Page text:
I was looking for an MD with medical smarts, not a therapist. He gave me his smarts with incredible sensitivity that helped relax me at one of the most stressful times in my life.  By calming me, he also made me an easier patient for the rest of the medical staff to cope with.

What healthcare professional has given you care that stands out from the crowd in a positive way?
I hope a few doctors, nurses, and techs will read your comments and recognize what they are doing right, and/or see what could work better.

Read more about how to find a stellar doc in Everything Changes: The Insider’s Guide to Cancer in Your 20s and 30s.

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February 09, 2010

How Do You Prevent Errors in Your Care?

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Breast cancer is pink. Colon cancer blue. What color is the ribbon for hospital-associated infections?

Did you know that more people die per year from healthcare-associated infections than from breast cancer? (The stats: 99,000 according to the CDC vs. 40,000 according to the National Breast Cancer Foundation. The CDC number doesn’t even include people who die from medication errors or surgical mistakes.)

Suffering from medical errors and healthcare-related infections isn’t heroic. There is none of the cultural glam factor that’s ascribed to battling cancer, no Hallmark MRSA cards. But I’m still into making medical error reduction the cause du jour.  The best that can happen is that it will save my life.  And it is hugely more comprehensible and quickly fixable than finding a cure for cancer.

At my recent University of Chicago appointment, a piece of paper called “Speak Up” was sent to my home before the appointment, a nurse read it to me before the doctor entered, and it was posted in plain view in the exam room. The paper said, If you feel comfortable, please feel free to:

1. Ask everyone to identify themselves and wash their hands.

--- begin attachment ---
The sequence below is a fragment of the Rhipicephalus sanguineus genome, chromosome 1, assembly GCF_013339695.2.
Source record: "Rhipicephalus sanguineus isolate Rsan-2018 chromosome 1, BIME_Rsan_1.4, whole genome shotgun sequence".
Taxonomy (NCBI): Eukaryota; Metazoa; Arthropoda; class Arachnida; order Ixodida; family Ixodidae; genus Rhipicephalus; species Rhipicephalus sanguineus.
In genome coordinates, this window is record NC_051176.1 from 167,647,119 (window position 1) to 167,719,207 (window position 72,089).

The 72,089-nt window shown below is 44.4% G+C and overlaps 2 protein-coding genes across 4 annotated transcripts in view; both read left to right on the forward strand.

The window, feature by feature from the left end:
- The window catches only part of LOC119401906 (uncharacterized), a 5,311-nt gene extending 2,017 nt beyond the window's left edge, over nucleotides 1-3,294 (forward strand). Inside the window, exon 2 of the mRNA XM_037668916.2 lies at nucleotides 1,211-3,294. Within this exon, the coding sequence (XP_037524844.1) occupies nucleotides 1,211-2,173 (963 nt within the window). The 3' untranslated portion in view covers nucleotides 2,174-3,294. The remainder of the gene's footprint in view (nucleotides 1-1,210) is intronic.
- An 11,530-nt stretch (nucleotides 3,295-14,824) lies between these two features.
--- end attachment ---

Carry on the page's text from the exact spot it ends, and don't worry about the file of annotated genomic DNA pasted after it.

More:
2. Have confirmed your name and DOB before taking meds or treatment.
3. Ask your doc or nurse to fully explain labs, tests, or medications ordered.
4. Ask to speak to a clinic manager to address any concerns.

How freaking fabulous. Never before had I felt so encouraged by a hospital to take charge of my care.

Have you ever suffered from medical errors or healthcare-related infections? What other patient safety points would you add to this list? Would you feel comfortable speaking up in this way?

Read tips from Greg, a stellar patient watch dog, in Everything Changes: The Insider’s Guide to Cancer in Your 20s and 30s.

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February 05, 2010

Power of Positve Thinking vs. Realistic Thinking?

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One of many things that would kill me faster than my slow growing cancer is adopting the mindset of positive thinking. It is so against my nature. I’m sure this makes me sound like a curmudgeon. But why? The opposite of positive thinking isn’t negative thinking; it’s realistic thinking.

I woke up the day after my diagnosis and began thinking hard about these realities: My cancer could spread. I could live, I could die. My doctors might make mistakes. My activities might be limited. My finances might be impacted. And of course, there was the realistic hell of finding out that I had no insurance.